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LIBUTTI v. UNITED STATES

October 30, 1995

EDITH LIBUTTI, doing business as LION CREST STABLE, a sole proprietorship, Plaintiffs, against UNITED STATES OF AMERICA, Defendant.


The opinion of the court was delivered by: MCAVOY

 I. INTRODUCTION

 This motion is brought by the plaintiff, EDITH LIBUTTI, d/b/a LION CREST STABLE, seeking reasonable attorneys' fees and litigation costs, including attorneys' fees, pursuant to 26 U.S.C. § 7430. *fn1" This motion is made following a favorable decision in a bench trial, commenced before this court on March 28, 1995. The government has appealed the court's decision in this case to the Circuit Court of Appeals for the Second Circuit.

 II. BACKGROUND

 On July 6, 1994, Edith LiButti, doing business as Lion Crest Stable ("Lion Crest"), brought the racehorse "Devil His Due" to Saratoga, New York to run in the Whitney Handicap on August 27, 1994. On August 25, 1994, the United States Internal Revenue Service ("IRS") delivered a Notice of Seizure and Levy to Devil His Due's trainer at Saratoga. The levy was made against Edith LiButti d/b/a Lion Crest Stable "as nominee of Robert LiButti to the extent of his interest in the thoroughbred race horse named Devil His Due."

 On August 26, 1994, Lion Crest Stable and the IRS entered into an agreement which allowed Devil His Due to run in the Whitney Handicap race. Lion Crest Stable agreed not to file suit against the IRS under 26 U.S.C. § 7426 until August 30, 1994. Any money Devil His Due earned in the Whitney *fn2" was to be held in escrow until: (1) the government permitted Lion Crest Stables to withdraw all or some of the earnings; (2) Lion Crest Stables obtained a court order allowing it to withdraw the earnings; or (3) Lion Crest Stables and the government entered into a second agreement with regard to the disposition of earnings. On September 2, 1994, the plaintiff commenced this action pursuant to 26 U.S.C. § 7426 seeking a permanent injunction barring the IRS from enforcing a levy that sought to seize a thoroughbred racehorse, Devil His Due, to satisfy a tax assessment against Robert LiButti, Edith LiButti's father, and seeking a release of the race winnings of Devil His Due that were being held in escrow by the IRS. The plaintiff claimed that the levy has been wrongfully placed on the horse.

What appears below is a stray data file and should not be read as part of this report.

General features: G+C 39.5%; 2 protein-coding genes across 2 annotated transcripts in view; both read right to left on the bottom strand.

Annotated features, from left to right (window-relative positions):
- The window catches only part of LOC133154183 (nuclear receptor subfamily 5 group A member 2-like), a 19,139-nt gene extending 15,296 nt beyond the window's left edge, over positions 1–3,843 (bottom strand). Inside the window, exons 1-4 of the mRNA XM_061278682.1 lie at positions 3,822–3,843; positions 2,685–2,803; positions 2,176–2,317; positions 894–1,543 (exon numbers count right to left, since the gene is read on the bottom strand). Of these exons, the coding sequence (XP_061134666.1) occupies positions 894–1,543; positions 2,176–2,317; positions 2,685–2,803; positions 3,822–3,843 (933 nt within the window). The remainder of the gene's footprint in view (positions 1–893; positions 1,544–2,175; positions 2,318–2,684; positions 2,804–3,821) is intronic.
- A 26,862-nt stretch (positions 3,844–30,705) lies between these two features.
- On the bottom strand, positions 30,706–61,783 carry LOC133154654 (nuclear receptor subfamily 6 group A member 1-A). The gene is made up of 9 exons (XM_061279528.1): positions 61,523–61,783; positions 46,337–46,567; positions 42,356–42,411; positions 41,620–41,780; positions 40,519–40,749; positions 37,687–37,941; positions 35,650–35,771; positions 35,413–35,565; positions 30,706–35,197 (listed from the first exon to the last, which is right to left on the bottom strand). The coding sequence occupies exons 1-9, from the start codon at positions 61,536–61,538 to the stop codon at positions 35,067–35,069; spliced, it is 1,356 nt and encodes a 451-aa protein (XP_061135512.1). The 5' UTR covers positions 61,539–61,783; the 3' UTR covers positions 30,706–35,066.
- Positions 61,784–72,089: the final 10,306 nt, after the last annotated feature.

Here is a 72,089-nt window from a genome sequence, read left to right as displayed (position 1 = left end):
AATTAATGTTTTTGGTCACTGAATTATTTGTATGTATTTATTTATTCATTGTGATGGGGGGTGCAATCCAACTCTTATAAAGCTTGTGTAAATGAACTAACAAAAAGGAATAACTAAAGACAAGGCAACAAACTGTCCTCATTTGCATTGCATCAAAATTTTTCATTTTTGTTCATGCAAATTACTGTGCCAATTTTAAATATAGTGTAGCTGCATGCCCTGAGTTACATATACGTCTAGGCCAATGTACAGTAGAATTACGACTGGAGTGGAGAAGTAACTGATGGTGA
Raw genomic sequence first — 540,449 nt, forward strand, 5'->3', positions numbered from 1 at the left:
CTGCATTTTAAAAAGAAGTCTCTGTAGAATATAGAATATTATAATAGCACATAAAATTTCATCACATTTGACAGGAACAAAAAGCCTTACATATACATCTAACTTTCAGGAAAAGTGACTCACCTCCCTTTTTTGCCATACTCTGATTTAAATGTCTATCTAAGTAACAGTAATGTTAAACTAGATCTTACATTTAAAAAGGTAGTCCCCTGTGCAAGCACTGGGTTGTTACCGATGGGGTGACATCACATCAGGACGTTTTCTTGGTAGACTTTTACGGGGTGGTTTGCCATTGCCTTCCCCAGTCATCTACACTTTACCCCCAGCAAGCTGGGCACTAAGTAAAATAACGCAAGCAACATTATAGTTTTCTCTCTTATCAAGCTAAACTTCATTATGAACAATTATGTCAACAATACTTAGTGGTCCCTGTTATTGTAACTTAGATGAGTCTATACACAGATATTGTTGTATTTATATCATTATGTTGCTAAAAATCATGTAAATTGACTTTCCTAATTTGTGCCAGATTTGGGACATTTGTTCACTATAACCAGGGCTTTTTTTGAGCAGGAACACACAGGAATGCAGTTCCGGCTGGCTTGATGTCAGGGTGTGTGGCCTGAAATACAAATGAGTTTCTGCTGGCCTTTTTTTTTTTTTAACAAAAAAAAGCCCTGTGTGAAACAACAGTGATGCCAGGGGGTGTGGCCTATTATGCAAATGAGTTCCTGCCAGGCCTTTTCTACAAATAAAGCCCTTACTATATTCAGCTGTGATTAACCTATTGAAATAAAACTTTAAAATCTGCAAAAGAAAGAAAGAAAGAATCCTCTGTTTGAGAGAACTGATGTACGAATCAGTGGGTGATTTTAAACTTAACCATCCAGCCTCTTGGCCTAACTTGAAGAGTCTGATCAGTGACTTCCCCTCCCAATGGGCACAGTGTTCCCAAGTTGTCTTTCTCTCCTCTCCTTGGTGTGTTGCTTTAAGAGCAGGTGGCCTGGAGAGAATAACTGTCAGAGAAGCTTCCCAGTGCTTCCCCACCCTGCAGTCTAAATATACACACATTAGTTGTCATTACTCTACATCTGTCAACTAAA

The court heard a preliminary injunction motion brought by the plaintiff on September 8 and 9, 1994, which essentially sought to lift the levy until such time as the merits of the 26 U.S.C. § 7426 action could be heard. A preliminary injunction was granted which allowed the horse to continue the racing season, but which denied lifting of the levy.

 On October 26, 1994, the government filed suit against Robert Libutti, Joan Libutti (Edith LiButti's mother), and Edith Libutti in the District of New Jersey. The government sought a stay of the Northern District of New York action until final judgment had been entered in the New Jersey action. The court denied this motion.

 A three-day bench trial in this action commenced on March 28, 1995. On August 4, 1995, the court issued a Memorandum, Decision, and Order, and a judgment was filed on August 9, 1995, in favor of the plaintiff. The government has appealed.

 The plaintiff seeks those costs and fees recoverable under 26 U.S.C. § 7430, and asserts compliance with the statutory requirements. The government contends that the plaintiff is not entitled to such costs and fees. It is the government's position that the plaintiff has failed to exhaust the administrative remedies set forth in the Internal Revenue Code, that the plaintiff has failed to meet the net worth requirement set forth in the statute, and that the plaintiff has failed to show that the government's position was unreasonable.

 III. DISCUSSION

 A. Recovery Of Litigation Costs And Attorneys' Fees Pursuant To 26 U.S.C. § 7430

 "In any ... court proceeding which is brought by or against the United States in connection with [actions pursuant to Title 26 of the United States Code], the prevailing party may be awarded ... reasonable litigation costs incurred in connection with such court proceeding." 26 U.S.C. § 7430. To qualify for an award of fees and costs, the taxpayer must show that he/she: (1) is a party as defined in 28 U.S.C. § 2412(d)(2)(B); (2) has met certain procedural prerequisites as set forth in 28 U.S.C. § 2412(d)(1)(B); (3) has exhausted the prescribed administrative remedies to the satisfaction of the court as required ...


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